Don’t make a big deal about it to the rest of the group.  Don’t come back to the session declaring that you have yelled at Bob, and he’s promised not to be a big jerk ever again.  You are now holding up a big sign over Bob’s head that just reiterates to him and the group that he was being a jerk, and forces all of those uncomfortable moments back to the surface.  Congratulations, you are now a big jerk, too.  If you feel that it is important to inform the group that steps have been taken, then do so when that person isn’t present.  State that there was a discussion and that you have every confidence that things will get better from this point on.  They don’t need to know every detail.  Simply put, that side of things is none of their business.  All the group needs to know is that something is being done.

Make a group effort.  Part of helping someone adjust their conduct lays on the shoulders of the group.  Enlist them to work with that person to re-establish a positive vibe.  It can be as simple as asking them to just give another chance and be patient.  Alternatively, a player or two can step in to engage the person in conversation outside the session.  Getting to know them or including them in pre-game chit-chat, or talking shop about character building or adventure themes will help rebuild the gap that is created when someone gets a talking-to.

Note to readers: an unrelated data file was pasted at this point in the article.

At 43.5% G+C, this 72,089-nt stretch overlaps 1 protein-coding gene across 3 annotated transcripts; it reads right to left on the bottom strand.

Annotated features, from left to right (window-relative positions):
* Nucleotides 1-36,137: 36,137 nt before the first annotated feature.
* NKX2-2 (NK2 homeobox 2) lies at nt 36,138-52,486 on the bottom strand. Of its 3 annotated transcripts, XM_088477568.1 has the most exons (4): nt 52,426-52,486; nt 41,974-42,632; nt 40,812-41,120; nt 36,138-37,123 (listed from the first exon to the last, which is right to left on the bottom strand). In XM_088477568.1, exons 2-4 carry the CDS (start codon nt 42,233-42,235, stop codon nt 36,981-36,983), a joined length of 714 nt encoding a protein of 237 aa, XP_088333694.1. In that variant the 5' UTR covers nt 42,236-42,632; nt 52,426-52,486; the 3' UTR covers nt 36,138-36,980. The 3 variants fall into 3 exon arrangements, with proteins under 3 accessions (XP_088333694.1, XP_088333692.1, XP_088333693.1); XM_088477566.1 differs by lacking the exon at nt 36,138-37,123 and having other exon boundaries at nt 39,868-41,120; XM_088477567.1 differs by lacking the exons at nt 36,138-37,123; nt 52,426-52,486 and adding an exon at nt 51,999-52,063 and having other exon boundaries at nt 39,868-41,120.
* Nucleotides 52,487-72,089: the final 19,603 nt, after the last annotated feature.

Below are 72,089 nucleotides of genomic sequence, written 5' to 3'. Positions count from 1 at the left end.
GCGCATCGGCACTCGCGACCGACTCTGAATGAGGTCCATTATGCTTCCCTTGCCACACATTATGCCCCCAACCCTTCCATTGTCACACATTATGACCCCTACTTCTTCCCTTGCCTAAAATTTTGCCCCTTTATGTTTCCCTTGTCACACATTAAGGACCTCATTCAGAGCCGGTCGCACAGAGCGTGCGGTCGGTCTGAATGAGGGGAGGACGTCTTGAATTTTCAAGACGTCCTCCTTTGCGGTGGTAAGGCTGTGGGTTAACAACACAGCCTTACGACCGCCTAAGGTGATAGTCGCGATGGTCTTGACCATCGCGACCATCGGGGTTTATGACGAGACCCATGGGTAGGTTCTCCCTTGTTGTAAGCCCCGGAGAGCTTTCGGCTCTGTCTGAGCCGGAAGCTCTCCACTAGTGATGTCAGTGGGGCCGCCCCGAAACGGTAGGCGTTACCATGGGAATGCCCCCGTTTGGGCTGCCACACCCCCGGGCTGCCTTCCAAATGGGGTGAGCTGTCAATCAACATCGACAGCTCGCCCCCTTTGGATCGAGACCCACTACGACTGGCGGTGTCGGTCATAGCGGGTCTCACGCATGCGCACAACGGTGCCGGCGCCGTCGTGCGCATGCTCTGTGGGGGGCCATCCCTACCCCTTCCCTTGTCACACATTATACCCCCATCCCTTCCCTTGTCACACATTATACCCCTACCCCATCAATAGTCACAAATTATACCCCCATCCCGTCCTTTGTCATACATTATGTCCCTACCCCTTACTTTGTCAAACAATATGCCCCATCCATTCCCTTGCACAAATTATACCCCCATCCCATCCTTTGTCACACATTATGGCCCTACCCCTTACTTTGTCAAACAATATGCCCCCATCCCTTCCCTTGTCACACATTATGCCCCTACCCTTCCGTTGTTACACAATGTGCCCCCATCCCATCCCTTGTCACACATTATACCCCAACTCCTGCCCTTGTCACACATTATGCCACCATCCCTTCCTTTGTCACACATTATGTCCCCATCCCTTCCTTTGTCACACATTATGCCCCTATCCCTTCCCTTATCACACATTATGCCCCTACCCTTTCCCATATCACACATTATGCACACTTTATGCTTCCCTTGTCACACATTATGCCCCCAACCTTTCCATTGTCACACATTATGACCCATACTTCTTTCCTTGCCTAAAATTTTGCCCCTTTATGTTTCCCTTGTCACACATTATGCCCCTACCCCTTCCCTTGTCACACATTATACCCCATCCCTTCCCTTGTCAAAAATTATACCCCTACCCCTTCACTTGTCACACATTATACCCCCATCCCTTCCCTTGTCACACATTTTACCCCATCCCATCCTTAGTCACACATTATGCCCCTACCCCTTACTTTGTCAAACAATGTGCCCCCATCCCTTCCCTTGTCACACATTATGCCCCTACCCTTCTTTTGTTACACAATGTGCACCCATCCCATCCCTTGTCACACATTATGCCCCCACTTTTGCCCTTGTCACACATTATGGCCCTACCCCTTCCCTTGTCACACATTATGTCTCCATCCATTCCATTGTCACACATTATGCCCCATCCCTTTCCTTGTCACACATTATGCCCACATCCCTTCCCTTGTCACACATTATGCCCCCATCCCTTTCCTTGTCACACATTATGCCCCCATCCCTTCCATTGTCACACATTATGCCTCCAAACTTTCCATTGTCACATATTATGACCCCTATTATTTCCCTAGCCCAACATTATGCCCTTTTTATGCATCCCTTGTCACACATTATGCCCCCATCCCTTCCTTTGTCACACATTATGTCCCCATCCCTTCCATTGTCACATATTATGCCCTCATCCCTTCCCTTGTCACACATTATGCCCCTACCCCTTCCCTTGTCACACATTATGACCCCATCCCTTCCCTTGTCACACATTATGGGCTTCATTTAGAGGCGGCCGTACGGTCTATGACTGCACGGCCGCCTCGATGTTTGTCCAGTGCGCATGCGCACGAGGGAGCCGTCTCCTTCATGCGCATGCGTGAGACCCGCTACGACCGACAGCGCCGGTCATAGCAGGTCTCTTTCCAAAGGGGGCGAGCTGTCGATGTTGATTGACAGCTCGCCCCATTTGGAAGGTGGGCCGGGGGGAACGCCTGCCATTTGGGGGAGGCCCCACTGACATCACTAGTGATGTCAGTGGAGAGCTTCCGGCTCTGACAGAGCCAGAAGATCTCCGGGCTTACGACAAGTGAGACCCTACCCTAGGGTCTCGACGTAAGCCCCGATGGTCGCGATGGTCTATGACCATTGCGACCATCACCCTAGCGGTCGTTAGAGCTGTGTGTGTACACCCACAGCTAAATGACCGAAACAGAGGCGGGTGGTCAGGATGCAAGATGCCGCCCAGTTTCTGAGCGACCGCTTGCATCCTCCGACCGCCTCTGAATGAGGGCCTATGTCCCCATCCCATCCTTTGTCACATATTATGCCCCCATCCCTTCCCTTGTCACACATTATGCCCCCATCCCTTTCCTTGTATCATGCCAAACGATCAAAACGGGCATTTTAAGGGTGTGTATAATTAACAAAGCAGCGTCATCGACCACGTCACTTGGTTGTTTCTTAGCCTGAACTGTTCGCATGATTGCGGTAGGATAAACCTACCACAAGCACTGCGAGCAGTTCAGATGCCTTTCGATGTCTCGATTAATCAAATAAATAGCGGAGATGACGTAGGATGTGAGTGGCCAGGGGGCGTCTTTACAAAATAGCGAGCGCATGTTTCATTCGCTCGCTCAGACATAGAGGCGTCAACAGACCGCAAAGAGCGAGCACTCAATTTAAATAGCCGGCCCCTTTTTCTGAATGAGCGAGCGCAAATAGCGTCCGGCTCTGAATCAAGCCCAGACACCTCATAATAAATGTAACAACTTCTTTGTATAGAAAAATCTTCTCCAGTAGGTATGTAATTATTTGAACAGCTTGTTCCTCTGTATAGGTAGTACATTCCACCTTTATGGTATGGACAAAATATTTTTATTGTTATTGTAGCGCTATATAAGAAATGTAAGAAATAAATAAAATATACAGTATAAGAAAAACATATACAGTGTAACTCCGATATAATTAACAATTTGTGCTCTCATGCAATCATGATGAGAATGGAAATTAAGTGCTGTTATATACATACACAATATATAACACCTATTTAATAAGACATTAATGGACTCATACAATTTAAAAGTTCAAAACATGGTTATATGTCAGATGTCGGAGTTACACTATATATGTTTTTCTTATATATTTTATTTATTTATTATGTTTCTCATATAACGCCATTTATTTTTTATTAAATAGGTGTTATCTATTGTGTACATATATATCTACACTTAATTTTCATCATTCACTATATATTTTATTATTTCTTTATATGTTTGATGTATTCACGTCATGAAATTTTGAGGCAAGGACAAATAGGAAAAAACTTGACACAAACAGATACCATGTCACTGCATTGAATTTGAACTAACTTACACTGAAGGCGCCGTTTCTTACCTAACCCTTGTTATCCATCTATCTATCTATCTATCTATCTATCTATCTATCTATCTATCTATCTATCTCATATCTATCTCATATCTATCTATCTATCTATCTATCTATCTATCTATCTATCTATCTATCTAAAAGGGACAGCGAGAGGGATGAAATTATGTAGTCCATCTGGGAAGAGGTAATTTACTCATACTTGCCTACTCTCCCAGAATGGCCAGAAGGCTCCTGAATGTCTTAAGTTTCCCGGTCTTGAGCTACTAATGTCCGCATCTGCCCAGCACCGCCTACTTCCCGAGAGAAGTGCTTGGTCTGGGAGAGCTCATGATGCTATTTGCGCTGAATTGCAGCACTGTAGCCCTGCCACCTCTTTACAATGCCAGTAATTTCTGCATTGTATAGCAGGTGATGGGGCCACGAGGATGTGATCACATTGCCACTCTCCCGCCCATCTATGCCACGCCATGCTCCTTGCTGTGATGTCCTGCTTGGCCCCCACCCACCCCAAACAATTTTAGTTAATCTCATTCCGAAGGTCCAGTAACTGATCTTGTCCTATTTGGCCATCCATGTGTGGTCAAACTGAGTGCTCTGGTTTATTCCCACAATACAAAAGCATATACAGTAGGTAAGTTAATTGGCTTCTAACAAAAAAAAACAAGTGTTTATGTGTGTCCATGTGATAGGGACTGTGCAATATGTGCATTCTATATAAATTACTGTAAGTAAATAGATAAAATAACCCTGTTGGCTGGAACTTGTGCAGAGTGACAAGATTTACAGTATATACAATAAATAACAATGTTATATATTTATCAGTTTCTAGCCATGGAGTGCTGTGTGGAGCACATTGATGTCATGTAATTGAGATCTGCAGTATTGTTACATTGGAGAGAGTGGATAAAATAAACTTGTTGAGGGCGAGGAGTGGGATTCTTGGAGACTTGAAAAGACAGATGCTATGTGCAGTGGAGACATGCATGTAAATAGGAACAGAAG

So what do you do if it all just keeps spiralling down hill?  Keep an eye on things as your sessions continue.  Things may be a little strained for a while, but that is expected.  This person is going to be making a conscious adjustment to how they behave, and everybody is going to be a little apprehensive, waiting to see if the other shoe is going to drop.  Be positive and push on.  Bring focus back to the game, and let things settle for a bit.  This is part of giving the benefit of the doubt.

If after a reasonable amount of time it is obvious that things are not working out, you have only a few options left.

First, you can revisit the issue, and try again.  Some issues may be minor enough that a little kick in the pants is not out of the question from time to time.  Especially if things are generally swimming along.  Again, you have asked someone to consciously alter their way of behaving and interacting with those around them, and everybody slips up from time to time.